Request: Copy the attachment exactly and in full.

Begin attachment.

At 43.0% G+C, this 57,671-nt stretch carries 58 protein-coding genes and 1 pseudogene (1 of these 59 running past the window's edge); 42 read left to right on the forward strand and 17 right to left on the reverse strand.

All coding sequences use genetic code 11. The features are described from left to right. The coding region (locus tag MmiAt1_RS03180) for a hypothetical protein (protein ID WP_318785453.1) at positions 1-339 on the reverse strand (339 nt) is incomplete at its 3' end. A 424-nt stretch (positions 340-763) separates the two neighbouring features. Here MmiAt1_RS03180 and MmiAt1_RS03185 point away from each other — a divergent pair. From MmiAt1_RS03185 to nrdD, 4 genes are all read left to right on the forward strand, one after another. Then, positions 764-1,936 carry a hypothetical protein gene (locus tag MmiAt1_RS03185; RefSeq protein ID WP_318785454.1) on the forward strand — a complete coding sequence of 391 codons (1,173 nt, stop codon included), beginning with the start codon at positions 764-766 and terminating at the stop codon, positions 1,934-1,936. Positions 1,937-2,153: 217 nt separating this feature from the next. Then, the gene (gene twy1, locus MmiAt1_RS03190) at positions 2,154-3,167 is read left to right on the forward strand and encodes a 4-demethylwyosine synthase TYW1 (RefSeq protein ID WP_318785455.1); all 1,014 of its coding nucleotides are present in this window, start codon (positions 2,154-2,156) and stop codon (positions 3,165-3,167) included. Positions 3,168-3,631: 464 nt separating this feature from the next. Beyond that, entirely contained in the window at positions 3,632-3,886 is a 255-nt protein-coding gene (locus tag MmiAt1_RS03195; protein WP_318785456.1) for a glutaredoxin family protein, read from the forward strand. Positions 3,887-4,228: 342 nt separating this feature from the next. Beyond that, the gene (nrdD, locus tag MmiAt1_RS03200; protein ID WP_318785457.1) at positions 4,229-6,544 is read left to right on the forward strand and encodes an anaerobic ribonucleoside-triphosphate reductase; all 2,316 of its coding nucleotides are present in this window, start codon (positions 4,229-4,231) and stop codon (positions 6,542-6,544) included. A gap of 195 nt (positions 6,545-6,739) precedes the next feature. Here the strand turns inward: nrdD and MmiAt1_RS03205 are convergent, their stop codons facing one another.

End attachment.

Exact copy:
At 43.0% G+C, this 57,671-nt stretch carries 58 protein-coding genes and 1 pseudogene (1 of these 59 running past the window's edge); 42 read left to right on the forward strand and 17 right to left on the reverse strand.

All coding sequences use genetic code 11. The features are described from left to right. The coding region (locus tag MmiAt1_RS03180) for a hypothetical protein (protein ID WP_318785453.1) at positions 1-339 on the reverse strand (339 nt) is incomplete at its 3' end. A 424-nt stretch (positions 340-763) separates the two neighbouring features. Here MmiAt1_RS03180 and MmiAt1_RS03185 point away from each other — a divergent pair. From MmiAt1_RS03185 to nrdD, 4 genes are all read left to right on the forward strand, one after another. Then, positions 764-1,936 carry a hypothetical protein gene (locus tag MmiAt1_RS03185; RefSeq protein ID WP_318785454.1) on the forward strand — a complete coding sequence of 391 codons (1,173 nt, stop codon included), beginning with the start codon at positions 764-766 and terminating at the stop codon, positions 1,934-1,936. Positions 1,937-2,153: 217 nt separating this feature from the next. Then, the gene (gene twy1, locus MmiAt1_RS03190) at positions 2,154-3,167 is read left to right on the forward strand and encodes a 4-demethylwyosine synthase TYW1 (RefSeq protein ID WP_318785455.1); all 1,014 of its coding nucleotides are present in this window, start codon (positions 2,154-2,156) and stop codon (positions 3,165-3,167) included. Positions 3,168-3,631: 464 nt separating this feature from the next. Beyond that, entirely contained in the window at positions 3,632-3,886 is a 255-nt protein-coding gene (locus tag MmiAt1_RS03195; protein WP_318785456.1) for a glutaredoxin family protein, read from the forward strand. Positions 3,887-4,228: 342 nt separating this feature from the next. Beyond that, the gene (nrdD, locus tag MmiAt1_RS03200; protein ID WP_318785457.1) at positions 4,229-6,544 is read left to right on the forward strand and encodes an anaerobic ribonucleoside-triphosphate reductase; all 2,316 of its coding nucleotides are present in this window, start codon (positions 4,229-4,231) and stop codon (positions 6,542-6,544) included. A gap of 195 nt (positions 6,545-6,739) precedes the next feature. Here the strand turns inward: nrdD and MmiAt1_RS03205 are convergent, their stop codons facing one another.